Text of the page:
Office Christmas Party
Another reminder that allowing your cast to madly improvise instead of actually providing a coherent script with a scintilla of inherent logic often leads to…
"The Wolverine" dips into the kind of psychological territory that once might have seemed too heavy and ponderous for a summer blockbuster, but now has become the de rigueur approach for deconstructing our childhood heroes like Batman, Spider-Man and Superman.
Yes, the metal-clawed mountain of muscle actually suffers an existential crisis, weighing the benefit of his immortality and getting a taste of what it's like to ache and bleed and weaken without instant healing. Faced with the possibility of trading in his mutant powers, he must consider what's worth living for now (loving a beautiful woman, fighting an untold number of ninjas) and what's waiting for him in the afterlife (loving a beautiful woman, fighting … well, no one).
That's not to say that "The Wolverine" is painfully self-serious. Far from it: Director James Mangold's film features some breathtakingly suspenseful action sequences, exquisite production and costume design and colorful characters, some of whom register more powerfully than others. It has such a strong aesthetic about it, it's almost as if "The Wolverine" functions as its own stand-alone film, rather than as a piece of the "X-Men" mythology.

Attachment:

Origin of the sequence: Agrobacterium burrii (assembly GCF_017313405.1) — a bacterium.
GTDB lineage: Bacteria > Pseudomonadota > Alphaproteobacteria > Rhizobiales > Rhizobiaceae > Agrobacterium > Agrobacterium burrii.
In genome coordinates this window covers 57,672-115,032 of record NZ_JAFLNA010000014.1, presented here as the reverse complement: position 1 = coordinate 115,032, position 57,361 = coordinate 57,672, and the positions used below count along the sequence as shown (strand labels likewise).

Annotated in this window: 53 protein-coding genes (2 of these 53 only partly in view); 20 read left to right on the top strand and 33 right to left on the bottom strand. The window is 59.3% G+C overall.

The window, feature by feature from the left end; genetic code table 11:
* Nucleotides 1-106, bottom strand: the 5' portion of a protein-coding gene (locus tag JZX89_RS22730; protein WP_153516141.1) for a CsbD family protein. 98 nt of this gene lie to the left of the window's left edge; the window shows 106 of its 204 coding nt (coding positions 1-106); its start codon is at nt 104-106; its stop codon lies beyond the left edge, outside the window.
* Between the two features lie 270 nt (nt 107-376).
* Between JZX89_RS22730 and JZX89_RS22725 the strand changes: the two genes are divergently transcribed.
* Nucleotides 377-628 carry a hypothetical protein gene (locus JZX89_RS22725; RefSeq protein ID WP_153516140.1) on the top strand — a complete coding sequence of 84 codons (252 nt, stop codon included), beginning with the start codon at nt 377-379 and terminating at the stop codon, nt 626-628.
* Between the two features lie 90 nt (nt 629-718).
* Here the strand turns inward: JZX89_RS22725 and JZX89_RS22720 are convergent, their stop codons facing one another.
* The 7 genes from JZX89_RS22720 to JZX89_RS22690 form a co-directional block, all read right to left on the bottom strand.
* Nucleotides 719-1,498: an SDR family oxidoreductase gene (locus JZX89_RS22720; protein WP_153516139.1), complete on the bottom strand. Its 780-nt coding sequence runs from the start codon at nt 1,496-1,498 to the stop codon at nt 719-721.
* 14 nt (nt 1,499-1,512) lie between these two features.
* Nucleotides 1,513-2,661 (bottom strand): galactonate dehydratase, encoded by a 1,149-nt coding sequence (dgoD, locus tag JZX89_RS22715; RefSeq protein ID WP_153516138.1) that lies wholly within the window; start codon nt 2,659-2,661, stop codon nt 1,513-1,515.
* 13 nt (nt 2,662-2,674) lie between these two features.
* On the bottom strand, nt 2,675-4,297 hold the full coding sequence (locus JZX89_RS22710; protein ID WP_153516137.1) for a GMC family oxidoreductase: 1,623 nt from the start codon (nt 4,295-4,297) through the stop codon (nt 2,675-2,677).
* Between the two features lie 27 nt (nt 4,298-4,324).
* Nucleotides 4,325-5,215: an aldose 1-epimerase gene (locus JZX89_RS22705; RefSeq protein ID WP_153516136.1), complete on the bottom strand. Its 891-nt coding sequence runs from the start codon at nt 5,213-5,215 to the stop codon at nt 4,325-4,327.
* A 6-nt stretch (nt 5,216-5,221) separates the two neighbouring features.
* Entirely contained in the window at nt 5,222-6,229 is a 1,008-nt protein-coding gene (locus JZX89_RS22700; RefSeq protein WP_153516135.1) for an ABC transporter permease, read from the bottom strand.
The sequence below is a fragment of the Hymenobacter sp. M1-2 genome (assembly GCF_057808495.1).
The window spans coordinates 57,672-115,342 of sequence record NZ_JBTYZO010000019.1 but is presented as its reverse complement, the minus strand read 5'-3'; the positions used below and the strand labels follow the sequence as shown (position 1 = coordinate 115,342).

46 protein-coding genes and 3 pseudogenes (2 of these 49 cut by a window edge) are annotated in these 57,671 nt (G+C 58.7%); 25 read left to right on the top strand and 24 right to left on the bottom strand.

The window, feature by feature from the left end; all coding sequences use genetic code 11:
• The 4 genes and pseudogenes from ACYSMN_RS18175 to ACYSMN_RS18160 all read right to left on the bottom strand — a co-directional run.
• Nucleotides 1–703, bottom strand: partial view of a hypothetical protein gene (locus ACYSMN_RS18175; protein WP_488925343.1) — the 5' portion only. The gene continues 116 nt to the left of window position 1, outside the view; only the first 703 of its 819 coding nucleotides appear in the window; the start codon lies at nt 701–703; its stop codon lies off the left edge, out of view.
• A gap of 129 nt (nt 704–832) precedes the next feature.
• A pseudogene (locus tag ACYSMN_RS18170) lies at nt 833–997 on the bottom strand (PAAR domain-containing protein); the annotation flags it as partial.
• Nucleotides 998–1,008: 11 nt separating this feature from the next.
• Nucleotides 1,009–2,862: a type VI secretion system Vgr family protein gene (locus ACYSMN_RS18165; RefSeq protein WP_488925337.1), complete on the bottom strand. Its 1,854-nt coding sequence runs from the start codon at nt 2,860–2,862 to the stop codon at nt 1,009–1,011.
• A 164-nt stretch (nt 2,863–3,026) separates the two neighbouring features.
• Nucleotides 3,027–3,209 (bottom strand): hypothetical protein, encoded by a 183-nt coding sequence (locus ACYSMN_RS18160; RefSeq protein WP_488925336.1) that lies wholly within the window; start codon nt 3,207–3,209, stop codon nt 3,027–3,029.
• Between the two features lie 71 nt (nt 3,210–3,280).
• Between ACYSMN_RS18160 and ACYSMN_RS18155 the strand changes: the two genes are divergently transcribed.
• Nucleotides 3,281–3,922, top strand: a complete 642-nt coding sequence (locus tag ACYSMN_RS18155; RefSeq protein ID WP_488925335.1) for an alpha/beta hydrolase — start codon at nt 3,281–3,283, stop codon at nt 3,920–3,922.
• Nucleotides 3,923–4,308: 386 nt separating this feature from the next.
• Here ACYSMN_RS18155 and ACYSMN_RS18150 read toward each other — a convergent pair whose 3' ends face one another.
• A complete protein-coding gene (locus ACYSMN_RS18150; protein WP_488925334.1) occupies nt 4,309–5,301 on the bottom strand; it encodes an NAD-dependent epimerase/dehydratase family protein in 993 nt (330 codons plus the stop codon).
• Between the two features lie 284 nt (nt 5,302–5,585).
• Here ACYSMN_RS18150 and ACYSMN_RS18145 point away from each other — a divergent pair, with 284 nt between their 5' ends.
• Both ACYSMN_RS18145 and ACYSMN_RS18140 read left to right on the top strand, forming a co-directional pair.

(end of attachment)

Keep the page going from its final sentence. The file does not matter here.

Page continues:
You don't need to have seen the previous five films in which Hugh Jackman has starred as the brawny lead character, Logan—especially not the disappointing first solo adventure outside the series, 2009's "X-Men Origins: Wolverine." This is a far more successful melding of character, script and imagery—at least until the third act, when it just turns silly and needlessly cartoony.